Medford nursing home workers ignored alarms as patient died, NY attorney general says

Michelle Giarmarino, daughter victim of Aurelia Rios, 72,

Michelle Giarmarino, daughter victim of Aurelia Rios, 72, who died at the Medford Multicare Center for Living Nursing home in Medford, holds up a picture of her mother, after nine current and former employees of Medford Multicare Center for Living who have all pleaded not guilty Thursday, June 5, 2014, to charges they failed to properly care of Rios. Photo Credit: James Carbone

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Six employees at a Medford nursing home ignored multiple alarms alerting them to a 72-year-old patient's distress as she lay in bed, struggling to breathe, state Attorney General Eric T. Schneiderman said Thursday.

The employees -- two nurses, three nurse's aides and a respiratory therapist -- failed to act as Aurelia Rios of Central Islip died on their watch the night of Oct. 26, 2012, state prosecutors said.

Rios wasn't attached to a ventilator as ordered by her doctor, prosecutors said.

After she was declared dead, the employees, another nurse and two supervisors at Medford Multicare Center for Living attempted to cover up Rios' death by lying to her family and to state health investigators, according to prosecutors.

The nine employees were arraigned Thursday in Suffolk County Court in Riverhead on charges that include patient neglect and abuse, falsifying business records, obstructing government administration, tampering with physical evidence and endangering an incompetent person.

The employees indicted are: David Fielding, 57, of Lido Beach, the facility's administrator; Christine Boylan, 49, of Mastic, director of respiratory therapy; Kethlie Joseph, 62, of Brentwood, a respiratory therapist; nurses Victoria Caldwell, 51, of Medford, Marianne Fassino, 53, of Shirley, and Kimberly Lappe, 31, of Medford; and nurse's aides Christina Corelli, 37, of East Patchogue, Patricia DiGiovanni, 62, of Port Jefferson and Leona Gordon, 35, of Medford.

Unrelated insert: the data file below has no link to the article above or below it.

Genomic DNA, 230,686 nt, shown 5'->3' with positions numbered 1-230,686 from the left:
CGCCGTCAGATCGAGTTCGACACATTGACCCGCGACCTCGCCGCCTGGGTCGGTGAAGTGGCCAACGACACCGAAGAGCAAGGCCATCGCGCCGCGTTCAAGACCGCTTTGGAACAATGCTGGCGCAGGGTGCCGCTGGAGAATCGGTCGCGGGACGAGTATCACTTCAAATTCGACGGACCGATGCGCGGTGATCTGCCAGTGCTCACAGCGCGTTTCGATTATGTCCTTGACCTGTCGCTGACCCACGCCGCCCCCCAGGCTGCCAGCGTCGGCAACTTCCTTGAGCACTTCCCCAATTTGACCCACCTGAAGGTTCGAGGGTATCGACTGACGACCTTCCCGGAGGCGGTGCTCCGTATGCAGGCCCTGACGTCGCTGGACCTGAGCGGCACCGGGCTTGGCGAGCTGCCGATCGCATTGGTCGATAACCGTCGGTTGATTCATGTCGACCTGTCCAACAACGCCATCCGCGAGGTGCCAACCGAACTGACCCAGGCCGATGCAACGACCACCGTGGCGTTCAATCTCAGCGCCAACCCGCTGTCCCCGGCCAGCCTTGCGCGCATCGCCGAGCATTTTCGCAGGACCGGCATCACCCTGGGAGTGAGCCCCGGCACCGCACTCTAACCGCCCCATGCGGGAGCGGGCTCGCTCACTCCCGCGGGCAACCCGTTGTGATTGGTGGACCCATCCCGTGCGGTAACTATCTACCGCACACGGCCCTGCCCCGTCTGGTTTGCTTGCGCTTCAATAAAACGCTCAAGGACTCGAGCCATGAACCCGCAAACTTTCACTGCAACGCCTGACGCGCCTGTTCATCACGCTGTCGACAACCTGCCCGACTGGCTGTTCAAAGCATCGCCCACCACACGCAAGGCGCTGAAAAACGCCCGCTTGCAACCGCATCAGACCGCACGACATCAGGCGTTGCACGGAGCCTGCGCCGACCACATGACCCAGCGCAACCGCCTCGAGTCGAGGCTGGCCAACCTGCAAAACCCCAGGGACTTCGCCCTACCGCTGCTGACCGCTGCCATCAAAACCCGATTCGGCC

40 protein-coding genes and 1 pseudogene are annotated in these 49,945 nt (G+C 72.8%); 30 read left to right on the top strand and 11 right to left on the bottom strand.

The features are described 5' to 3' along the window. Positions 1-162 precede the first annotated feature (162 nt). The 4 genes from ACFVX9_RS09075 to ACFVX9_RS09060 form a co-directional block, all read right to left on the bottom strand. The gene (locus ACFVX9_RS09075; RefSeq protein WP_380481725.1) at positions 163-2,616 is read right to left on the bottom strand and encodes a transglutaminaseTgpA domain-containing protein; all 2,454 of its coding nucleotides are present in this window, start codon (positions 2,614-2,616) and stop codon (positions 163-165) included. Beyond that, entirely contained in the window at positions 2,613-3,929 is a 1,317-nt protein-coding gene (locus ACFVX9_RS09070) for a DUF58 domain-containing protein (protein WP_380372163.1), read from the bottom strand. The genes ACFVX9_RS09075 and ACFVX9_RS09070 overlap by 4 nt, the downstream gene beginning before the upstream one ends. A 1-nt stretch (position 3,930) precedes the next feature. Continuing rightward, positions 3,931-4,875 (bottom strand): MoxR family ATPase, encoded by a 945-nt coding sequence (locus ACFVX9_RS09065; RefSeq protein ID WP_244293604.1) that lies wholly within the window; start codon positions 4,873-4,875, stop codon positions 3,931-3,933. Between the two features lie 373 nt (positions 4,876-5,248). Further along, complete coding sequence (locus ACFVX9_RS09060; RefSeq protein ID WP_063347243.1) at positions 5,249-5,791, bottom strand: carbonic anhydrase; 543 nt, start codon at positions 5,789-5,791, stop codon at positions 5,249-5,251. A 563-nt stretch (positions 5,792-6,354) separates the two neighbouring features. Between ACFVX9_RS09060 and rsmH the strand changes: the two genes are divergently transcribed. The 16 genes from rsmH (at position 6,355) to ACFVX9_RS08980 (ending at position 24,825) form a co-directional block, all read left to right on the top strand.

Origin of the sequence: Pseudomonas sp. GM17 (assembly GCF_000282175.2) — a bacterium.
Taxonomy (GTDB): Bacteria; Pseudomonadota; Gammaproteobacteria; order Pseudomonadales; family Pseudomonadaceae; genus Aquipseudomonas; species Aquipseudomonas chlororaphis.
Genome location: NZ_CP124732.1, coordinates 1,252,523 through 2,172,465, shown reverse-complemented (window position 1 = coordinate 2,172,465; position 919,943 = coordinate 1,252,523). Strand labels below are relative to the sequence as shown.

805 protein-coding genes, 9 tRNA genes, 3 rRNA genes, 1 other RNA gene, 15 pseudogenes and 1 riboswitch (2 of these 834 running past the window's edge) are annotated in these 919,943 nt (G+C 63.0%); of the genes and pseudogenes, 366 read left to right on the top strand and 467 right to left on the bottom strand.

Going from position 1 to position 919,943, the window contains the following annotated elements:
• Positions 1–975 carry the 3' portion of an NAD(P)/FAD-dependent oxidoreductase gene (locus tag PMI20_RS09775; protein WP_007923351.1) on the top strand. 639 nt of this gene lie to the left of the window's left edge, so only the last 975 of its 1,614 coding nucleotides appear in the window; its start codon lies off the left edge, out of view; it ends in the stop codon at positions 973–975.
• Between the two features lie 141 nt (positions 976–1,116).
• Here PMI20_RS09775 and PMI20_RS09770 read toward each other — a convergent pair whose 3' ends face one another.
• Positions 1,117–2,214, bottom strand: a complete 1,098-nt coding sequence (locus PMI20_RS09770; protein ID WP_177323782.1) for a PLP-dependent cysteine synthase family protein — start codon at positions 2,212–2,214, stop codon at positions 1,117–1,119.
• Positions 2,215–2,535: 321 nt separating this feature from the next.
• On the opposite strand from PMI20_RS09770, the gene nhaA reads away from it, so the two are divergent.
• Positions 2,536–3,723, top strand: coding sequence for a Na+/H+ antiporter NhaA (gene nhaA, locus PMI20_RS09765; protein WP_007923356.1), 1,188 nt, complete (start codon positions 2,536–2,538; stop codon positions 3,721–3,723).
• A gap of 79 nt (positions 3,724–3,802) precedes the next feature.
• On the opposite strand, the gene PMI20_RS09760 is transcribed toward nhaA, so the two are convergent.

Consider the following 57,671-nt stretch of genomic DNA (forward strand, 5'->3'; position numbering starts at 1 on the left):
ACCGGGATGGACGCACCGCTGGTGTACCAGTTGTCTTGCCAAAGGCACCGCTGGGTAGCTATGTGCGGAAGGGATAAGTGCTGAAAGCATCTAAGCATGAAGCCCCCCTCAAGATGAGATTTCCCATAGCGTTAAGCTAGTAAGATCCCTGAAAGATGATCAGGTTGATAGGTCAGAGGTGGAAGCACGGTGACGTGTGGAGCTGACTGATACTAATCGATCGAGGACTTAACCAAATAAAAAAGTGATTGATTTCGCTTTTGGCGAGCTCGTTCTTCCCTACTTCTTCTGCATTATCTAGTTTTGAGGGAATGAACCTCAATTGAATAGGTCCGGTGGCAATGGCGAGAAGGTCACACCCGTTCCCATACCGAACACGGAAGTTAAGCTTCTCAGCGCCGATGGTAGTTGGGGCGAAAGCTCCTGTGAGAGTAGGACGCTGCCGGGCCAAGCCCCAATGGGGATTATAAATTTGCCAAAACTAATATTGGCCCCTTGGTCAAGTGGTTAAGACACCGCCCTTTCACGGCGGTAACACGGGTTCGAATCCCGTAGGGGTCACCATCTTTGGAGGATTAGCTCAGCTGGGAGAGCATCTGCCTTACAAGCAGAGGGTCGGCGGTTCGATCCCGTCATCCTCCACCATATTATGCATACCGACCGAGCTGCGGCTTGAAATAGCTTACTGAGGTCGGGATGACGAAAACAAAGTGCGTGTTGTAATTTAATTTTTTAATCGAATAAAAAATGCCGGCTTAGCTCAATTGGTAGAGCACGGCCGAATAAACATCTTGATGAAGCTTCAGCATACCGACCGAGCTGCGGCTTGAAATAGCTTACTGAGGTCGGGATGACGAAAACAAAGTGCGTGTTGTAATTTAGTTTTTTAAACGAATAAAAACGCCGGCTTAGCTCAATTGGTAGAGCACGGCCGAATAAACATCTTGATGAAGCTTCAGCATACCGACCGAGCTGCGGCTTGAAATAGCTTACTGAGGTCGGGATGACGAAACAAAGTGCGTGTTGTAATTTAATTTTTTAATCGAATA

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Joseph, who prosecutors say failed to put Rios on the ventilator, is charged with negligent homicide -- the most serious crime.

She and other employees allegedly failed to respond to audible and visual alarms triggered by a pulse oximeter attached to Rios' finger.

The alarms continued for nearly two hours, with beeps sounding every 15 seconds, prosecutors said.

Gordon, charged with monitoring patient alarms in the ventilator unit, is accused of ignoring Rios' distress signals while sitting at the nursing station.

Attorneys for the employees and the nursing home, which was also indicted, entered not-guilty pleas before State Supreme Court Justice John B. Collins.

The judge released the defendants without setting bail. They are scheduled to return to court on July 17.

Assistant Attorney General Veronica MacDevitt declined to comment afterward.

Lawyers for the nursing home and the employees said their clients committed no crimes.

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Schneiderman's office launched a criminal investigation after an employee anonymously reported the death. The 46-count Suffolk County grand jury indictment was handed up May 23.

"I believe it's an empty indictment," said Hauppauge attorney Ray Perini, representing Caldwell. "We're looking forward to going before 12 jurors to get her reputation back."

Recovering from pneumonia, Rios was admitted to the facility about six weeks before her death for rehabilitation.

Rios' family was initially told by the for-profit, 320-bed nursing home that she died of a heart attack, her daughter Michelle Giamarino said.Giamarino, of Schuylkill Haven, Pennsylvania, said yesterdayThursday that she's relieved the process to bring justice for her mother has begun. She said she's saddened by what happened, not angry.

"I put that aside," she said. "Sorrow, yes. But you move on."

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